In Durban, I expect governments to find a way forward for the Kyoto Protocol so we can make a broader comprehensive climate agreement possible.

Alf Wills, chief negotiator for South Africa: 

The fundamental reason we need to preserve [the Kyoto Protocol] going forward is because… we’ve spent the past 20 years negotiating this set of international rules. That’s 20 years of negotiation you don’t want to lose. We have the opportunity to improve that system.

Todd Stern, US Special Envoy for Climate Change:

Of the major players in the Kyoto Protocol, my sense is that the EU is the only one still considering signing up in some fashion to a second commitment period... Japan is clearly not, Russia is not, Canada is not and Australia appears unlikely.

Peter Kent, Canadian Environment Minister: 

We've already declared that, however acute the international pressure, we will not agree to taking on a second commitment period target under the Kyoto Protocol... We are confident in our plan and will not be swayed — however stormy the weather at the upcoming (Durban negotiations) becomes. 

Joint statement from Brazil, South Africa, India and China:

The Kyoto Protocol is the cornerstone of the climate regime and its second commitment period (of emissions reduction by developed countries) is the essential priority for the success of the Durban Conference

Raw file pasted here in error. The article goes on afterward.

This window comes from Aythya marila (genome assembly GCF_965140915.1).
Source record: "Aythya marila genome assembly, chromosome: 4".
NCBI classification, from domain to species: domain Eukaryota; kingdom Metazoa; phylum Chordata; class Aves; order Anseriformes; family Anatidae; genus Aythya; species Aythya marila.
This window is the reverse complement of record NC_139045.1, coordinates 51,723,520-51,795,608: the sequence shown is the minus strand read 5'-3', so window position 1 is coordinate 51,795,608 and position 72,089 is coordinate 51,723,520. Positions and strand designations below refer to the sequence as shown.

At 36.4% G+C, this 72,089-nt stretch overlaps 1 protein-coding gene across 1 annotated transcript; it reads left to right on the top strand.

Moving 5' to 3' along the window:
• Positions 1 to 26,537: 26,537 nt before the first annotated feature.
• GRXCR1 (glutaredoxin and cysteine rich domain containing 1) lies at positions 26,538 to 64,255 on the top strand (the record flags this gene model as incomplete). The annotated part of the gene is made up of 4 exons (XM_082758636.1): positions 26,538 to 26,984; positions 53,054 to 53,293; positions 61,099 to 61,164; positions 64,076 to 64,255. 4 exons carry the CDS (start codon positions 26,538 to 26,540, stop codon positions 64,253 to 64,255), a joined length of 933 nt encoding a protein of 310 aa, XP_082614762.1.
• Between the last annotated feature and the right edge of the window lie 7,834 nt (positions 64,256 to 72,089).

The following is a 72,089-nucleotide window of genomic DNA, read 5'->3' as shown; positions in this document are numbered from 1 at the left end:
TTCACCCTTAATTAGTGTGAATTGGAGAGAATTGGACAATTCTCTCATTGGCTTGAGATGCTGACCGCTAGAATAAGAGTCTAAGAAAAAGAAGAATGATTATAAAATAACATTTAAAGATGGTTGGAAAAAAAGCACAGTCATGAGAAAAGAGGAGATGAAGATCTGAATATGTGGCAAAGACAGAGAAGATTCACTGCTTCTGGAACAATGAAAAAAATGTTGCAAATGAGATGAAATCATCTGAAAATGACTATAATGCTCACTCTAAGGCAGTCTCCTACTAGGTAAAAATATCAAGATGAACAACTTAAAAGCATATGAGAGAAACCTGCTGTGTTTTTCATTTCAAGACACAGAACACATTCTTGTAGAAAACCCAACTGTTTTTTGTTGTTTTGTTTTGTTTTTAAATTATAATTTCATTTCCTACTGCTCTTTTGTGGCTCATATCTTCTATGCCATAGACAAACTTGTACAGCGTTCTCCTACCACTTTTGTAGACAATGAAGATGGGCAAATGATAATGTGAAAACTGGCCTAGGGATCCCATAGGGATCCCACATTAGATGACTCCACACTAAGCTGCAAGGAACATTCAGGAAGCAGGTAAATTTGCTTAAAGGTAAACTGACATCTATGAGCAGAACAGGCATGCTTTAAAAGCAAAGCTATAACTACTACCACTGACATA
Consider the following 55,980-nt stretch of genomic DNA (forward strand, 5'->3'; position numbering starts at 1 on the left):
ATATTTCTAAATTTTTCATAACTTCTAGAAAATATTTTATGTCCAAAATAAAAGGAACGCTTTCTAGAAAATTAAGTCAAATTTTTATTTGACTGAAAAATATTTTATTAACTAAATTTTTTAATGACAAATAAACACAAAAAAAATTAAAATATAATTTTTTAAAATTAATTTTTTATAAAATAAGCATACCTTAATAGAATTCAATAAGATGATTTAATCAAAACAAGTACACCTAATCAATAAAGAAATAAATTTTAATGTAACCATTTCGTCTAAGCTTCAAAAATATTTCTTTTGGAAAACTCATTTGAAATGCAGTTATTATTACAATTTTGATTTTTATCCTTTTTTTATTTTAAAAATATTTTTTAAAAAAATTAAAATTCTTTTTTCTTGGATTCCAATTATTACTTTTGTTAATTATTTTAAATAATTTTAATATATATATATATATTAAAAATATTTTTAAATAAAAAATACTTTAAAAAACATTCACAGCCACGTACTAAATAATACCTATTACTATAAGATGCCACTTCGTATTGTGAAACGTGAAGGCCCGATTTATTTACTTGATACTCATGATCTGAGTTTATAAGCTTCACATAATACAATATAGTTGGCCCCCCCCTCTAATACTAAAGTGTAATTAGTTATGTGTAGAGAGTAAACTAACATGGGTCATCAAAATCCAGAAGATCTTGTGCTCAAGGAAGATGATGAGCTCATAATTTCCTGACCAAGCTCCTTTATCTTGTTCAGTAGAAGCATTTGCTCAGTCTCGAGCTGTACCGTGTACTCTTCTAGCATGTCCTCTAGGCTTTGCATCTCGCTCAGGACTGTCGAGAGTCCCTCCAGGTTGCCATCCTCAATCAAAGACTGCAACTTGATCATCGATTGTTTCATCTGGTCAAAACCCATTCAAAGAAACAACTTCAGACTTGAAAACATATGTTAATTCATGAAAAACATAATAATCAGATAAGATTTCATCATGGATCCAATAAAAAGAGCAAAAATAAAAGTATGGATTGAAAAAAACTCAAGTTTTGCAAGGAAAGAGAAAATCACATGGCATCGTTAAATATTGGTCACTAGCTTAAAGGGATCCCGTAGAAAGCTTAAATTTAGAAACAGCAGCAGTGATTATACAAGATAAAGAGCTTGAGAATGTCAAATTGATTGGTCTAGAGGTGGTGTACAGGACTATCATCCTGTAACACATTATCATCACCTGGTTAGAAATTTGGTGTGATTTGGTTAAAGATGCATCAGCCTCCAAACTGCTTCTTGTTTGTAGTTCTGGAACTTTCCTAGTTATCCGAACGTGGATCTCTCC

Kelly Rigg, Executive Director of tcktcktck, a coalition of more than 200 civil society groups:

If Kyoto's future dies in Durban, it may well be the death knell for an effective, comprehensive, internationally co-ordinated legal response to global climate change in this decade. We can't afford to let that happen.

All of this begs the question, with countries apparently at loggerheads over the the Kyoto Protocol, how can the negotiations move forward? Tim Gore, international climate change policy advisor at Oxfam, shines a light on the compromise that might emerge:

If we get an EU commitment to continue Kyoto, a signal from the rest of the world that they will undertake legal commitments in the future and delivery in the meantime ... then we'll be making progress toward a sophisticated global architecture for fighting climate change

12:04pm GMT, 9 Nov update from Bill Gunyon
Let's talk about energy intensity and why we might hear more about it in Durban than in previous UNFCCC conferences.

Last week Ban Ki-moon appointed members of his High-level Group on Sustainable Energy for All. They have to come up with a plan to achieve three energy goals that global leaders will be asked to approve at the Rio+20 summit.

One of the goals is to speed up the rate of improvement in global use of energy to 2.5% per annum, double the rate in recent history. This is all about decoupling economic growth from emissions.